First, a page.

UX

Video: Why "Build it and they will come" doesn't always work

Watch Victoria dismiss the Field of Dreams’ “build it and they will come” fallacy when it comes to building great UX, or read her comments below.

Victoria:
I find that the way products are traditionally made is "build it and they will come" approach. So, a few people in IT sit in a corner by themselves, make a product. Then they get a manual 200 pages long, give it to the user and say, "Use it for the next 10 years." And that takes an effect. So, if, if somebody feels like something is forced upon them, they are less likely to use it. They're not sure how it integrates with the process, and it might be flat-out wrong. It might actually incl ... increase the burden on their wellbeing.

Using the process where the user is in the beginning, and getting that journey, and seeing how this product can improve them. And doing that from the beginning, so the user feels like they're involved in the process. They feel like they're contributing to it. So that when it comes out on the other side, they're not only love using the product, they're an advocate for it.

Video: Lessons learned from design done wrong

Watch Victoria and Allan talk about why design can go wrong and how to avoid the pitfalls. Read the transcript below.

Victoria:
One thing I see very frequently is UX happens in the beginning, development happens second. And so you do the interview, you do the research, you do the user stories, you have the design, give it to the developer, you walk away and you work on something else.

Now in real life, things change when they get developed so, you would have the journey and you would have all of the principles imbedded in that however, you would start working on one of features making sure that's up to scratch, having the screens, the-the designs and then passing on data onto development and you don't walk away because what I find, more often than not, the developer goes we can do ninety percent but this ten percent it's not really feasible so we would go oh, right let's rethink this so you can tackle this right there and then so you can come up with a better solution. Sometimes the solution is actually better than what you originally came up with. And so you tackle that there, everything becomes unblocked and you can start working on-, on other things. So you have design check-ins.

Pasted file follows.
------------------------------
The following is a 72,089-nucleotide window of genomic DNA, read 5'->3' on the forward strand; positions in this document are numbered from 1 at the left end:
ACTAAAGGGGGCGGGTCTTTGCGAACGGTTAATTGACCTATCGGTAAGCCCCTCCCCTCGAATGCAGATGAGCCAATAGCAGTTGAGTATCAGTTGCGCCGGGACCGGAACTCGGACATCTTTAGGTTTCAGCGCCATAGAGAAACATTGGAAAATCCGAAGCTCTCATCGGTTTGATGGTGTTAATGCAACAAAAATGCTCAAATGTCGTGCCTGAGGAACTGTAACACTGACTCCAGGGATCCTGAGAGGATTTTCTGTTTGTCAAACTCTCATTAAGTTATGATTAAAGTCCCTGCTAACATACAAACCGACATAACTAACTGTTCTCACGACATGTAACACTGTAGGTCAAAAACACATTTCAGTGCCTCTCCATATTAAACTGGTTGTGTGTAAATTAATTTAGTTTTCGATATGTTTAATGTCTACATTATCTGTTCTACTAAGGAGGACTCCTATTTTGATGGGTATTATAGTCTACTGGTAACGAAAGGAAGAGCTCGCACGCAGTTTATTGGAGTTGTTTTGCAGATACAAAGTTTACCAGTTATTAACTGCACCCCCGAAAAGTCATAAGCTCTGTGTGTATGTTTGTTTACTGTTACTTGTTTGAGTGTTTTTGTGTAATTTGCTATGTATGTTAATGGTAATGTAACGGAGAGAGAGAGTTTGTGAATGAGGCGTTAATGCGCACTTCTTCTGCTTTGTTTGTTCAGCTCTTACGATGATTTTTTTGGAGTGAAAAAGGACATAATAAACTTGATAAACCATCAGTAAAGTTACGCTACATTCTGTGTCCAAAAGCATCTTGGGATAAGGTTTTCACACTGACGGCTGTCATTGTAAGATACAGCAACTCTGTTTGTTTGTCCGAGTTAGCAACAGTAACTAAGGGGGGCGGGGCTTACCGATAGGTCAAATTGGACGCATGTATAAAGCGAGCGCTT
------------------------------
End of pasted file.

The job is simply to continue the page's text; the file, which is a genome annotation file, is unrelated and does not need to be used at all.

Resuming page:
Allan:
Victoria's right. That's exactly like, what happens is-is-is sometimes, you know, th--I think any business where there is silos, you're going to have challenges. Um, if you're not thinking about cross functional and the way make cross functional work. Um, it's very easy to go, 'well, let's just stay in solitude, feel safe and secure and we'll have designers a thing over here and we'll make the best design possible and then we'll have this development over here and the best development possible'. Because cross functional is too hard. If you think cross functional is too hard, you--like you really have not been working in the industry long enough because the idea is if you--you have to make that process work if you want to get the agility and the, and the flexibility that Victoria's described. 

I think any business that is still holding onto um, either ivory towers or the way in each of those disciplines without factoring in the results of the other--of any other discipline, that's when it really falls apart. 

What is one simple thing you can do to improve UX?

Watch Allan Waddell, co-CEO of Kablamo, and Victoria Adams, Kablamo’s UX/UI Lead, tackle a thorny UX issue that comes up again and again, but is there to be solved. And Freddy, the Dev Ops dog, makes a special appearance.

If I were to pick one thing, in order to improve user experience that I've seen done, is honestly involving the user. User experience it's in the name but I see it time and time again that the user is left out of the table that's being discussed. We talk about features, we talk about what's in scope, what's out of scope and the user's voice is left behind. So even if they can't be at the table, having that research in the user experience person so that they can be that voice.
Isn't that ironic? The user experience the user is left out.
(laughs)
Yeah, that's often the case. I think--I don't think it's--sorry. It's Freddy. 
(laughs)
Um. Yeah. I can't take anything seriously with him sitting on my lap. I'm sorry but like it's--
It's a 'blamo dog.
Yeah, it's a DevOps dog. I think uh ... yeah, in user experience the number one thing that doesn't happen is users gets involved and I think it's not necessarily the fault of the customers that are doing it. It takes experience to know how to engage customers in the right way. It's not as simple as just putting a wire frame in front of a bunch of people and getting a result. You have to know what your tests are for. You have to know what hypotheses you're validating, specifically and you have to get those answers and be able to, be able to measure that in the right way and then understand those results. It's like saying the difference between data and information. You get a whole bunch of data back but it doesn't really mean what you think it means unless you thought about that preemptively. That's what Freddy thinks anyway. (laughs)